Enjoy the highs and lows of magnificent journeys without leaving the comfort of your armchair

From Bill Bryson’s European rail trips to Evelyn Waugh’s arduous journey through the badlands of British Guiana, William Cook shares his top 20 books for lockdown escapism

Thursday 09 April 2020 12:43 BST
Dreaming of distant shores ...
Dreaming of distant shores ... (Markos Mant/Unsplash)

Apart from a day trip to Boulogne with my mum when I was seven, I didn’t go abroad until I turned 18. For my fiftysomething generation, that was not unusual. Foreign travel was expensive, and lots of lower middle-class families like mine had an irrational aversion to holidaying anywhere “overseas”.

Of course this merely fuelled my wanderlust, but until I left home there wasn’t much I could do about it. Until then, I travelled the world by reading books – travel books of every kind. It was these books which made me want to be a travel writer, something I’ve scratched a living at for 30 years, and now I can no longer go abroad I’m digging out those old books again.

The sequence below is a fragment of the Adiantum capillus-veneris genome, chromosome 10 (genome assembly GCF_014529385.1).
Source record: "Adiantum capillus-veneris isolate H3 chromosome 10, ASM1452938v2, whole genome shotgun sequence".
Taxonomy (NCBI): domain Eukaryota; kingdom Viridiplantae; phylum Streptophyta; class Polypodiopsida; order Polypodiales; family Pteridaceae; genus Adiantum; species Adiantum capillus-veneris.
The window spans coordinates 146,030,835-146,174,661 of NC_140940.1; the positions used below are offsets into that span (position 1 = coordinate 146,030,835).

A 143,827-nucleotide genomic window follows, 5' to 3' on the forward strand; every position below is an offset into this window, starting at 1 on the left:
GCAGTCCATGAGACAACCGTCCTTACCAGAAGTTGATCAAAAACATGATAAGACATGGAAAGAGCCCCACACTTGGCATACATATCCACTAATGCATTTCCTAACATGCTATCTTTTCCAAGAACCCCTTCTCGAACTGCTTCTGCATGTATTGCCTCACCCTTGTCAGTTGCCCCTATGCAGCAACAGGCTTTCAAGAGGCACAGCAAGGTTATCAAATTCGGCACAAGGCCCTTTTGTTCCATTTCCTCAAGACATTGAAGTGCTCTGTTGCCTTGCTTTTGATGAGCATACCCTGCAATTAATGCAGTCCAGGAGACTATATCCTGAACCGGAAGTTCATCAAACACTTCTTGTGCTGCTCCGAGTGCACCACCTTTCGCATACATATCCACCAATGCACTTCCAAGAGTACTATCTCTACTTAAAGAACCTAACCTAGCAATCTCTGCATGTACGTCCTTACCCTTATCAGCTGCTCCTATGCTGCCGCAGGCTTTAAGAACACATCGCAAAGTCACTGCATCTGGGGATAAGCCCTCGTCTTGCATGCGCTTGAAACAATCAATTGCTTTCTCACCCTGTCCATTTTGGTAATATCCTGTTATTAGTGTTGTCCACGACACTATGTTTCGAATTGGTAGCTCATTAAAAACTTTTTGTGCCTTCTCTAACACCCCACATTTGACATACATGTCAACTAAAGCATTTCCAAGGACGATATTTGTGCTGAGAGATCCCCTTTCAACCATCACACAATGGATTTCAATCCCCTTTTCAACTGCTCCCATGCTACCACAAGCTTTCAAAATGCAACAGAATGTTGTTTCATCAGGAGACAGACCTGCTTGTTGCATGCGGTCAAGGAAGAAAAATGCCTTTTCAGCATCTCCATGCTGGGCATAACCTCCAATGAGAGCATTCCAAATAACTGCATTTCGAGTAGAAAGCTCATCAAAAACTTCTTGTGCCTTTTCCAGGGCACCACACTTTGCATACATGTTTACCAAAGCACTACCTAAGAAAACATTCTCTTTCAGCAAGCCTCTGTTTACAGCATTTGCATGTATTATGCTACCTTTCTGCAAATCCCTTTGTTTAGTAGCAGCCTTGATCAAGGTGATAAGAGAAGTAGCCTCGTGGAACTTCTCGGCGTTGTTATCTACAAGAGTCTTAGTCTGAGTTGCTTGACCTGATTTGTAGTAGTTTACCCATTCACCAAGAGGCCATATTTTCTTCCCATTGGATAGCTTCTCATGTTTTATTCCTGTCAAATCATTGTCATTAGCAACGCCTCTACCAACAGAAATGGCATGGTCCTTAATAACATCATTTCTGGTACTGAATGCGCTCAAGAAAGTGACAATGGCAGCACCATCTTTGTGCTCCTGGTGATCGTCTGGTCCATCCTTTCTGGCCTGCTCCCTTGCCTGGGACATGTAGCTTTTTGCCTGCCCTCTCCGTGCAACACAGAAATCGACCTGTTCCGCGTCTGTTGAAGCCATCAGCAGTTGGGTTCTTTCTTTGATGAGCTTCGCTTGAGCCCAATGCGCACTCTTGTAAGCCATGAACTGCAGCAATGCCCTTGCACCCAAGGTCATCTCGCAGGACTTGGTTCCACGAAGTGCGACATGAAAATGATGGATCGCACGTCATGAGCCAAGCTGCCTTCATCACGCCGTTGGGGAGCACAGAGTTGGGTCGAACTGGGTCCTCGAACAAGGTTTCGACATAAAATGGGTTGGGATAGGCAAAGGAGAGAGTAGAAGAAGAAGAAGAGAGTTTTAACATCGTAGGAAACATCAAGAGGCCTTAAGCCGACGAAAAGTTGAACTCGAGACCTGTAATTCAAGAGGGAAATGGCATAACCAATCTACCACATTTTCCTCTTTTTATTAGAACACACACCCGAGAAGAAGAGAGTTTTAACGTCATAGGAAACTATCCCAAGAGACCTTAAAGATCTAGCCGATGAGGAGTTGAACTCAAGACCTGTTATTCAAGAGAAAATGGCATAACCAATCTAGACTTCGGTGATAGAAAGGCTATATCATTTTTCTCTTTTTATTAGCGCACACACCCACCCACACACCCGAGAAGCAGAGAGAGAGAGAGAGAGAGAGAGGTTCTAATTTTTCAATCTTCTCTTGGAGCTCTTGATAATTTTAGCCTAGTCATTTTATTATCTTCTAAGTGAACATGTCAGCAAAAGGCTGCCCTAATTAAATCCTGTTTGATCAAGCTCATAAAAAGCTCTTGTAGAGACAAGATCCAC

For me, a travelogue is the best sort of book for days like these. You’re on a journey with someone whose company you enjoy, sharing all their highs and lows without leaving the comfort of your armchair. In these strange times, when we’re all increasingly confined, it feels like a great escape, a precious link with a wider world we’ve (hopefully temporarily) forsaken. So, to ease you through the next few weeks (or months) here’s my top 20.

Slow train to Switzerland
by Diccon Bewes